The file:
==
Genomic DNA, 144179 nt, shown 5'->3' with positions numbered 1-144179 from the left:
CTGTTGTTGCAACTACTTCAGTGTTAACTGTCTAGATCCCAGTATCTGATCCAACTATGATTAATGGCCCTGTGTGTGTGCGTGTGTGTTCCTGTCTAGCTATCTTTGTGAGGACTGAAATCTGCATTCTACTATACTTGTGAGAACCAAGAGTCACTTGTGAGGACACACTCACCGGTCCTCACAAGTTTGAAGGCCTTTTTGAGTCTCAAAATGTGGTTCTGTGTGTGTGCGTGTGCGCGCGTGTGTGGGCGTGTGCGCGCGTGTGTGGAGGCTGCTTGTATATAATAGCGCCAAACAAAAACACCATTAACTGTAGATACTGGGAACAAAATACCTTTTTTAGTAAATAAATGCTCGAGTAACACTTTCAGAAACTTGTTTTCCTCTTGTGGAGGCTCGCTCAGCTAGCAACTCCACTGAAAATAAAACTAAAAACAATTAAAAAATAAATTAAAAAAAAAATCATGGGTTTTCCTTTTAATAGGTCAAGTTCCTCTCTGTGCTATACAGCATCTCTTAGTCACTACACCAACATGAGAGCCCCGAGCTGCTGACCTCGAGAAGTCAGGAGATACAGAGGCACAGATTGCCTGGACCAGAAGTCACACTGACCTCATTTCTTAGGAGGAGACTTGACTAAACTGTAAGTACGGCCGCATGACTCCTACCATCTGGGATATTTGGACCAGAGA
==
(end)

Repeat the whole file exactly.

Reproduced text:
Genomic DNA, 144179 nt, shown 5'->3' with positions numbered 1-144179 from the left:
CTGTTGTTGCAACTACTTCAGTGTTAACTGTCTAGATCCCAGTATCTGATCCAACTATGATTAATGGCCCTGTGTGTGTGCGTGTGTGTTCCTGTCTAGCTATCTTTGTGAGGACTGAAATCTGCATTCTACTATACTTGTGAGAACCAAGAGTCACTTGTGAGGACACACTCACCGGTCCTCACAAGTTTGAAGGCCTTTTTGAGTCTCAAAATGTGGTTCTGTGTGTGTGCGTGTGCGCGCGTGTGTGGGCGTGTGCGCGCGTGTGTGGAGGCTGCTTGTATATAATAGCGCCAAACAAAAACACCATTAACTGTAGATACTGGGAACAAAATACCTTTTTTAGTAAATAAATGCTCGAGTAACACTTTCAGAAACTTGTTTTCCTCTTGTGGAGGCTCGCTCAGCTAGCAACTCCACTGAAAATAAAACTAAAAACAATTAAAAAATAAATTAAAAAAAAAATCATGGGTTTTCCTTTTAATAGGTCAAGTTCCTCTCTGTGCTATACAGCATCTCTTAGTCACTACACCAACATGAGAGCCCCGAGCTGCTGACCTCGAGAAGTCAGGAGATACAGAGGCACAGATTGCCTGGACCAGAAGTCACACTGACCTCATTTCTTAGGAGGAGACTTGACTAAACTGTAAGTACGGCCGCATGACTCCTACCATCTGGGATATTTGGACCAGAGA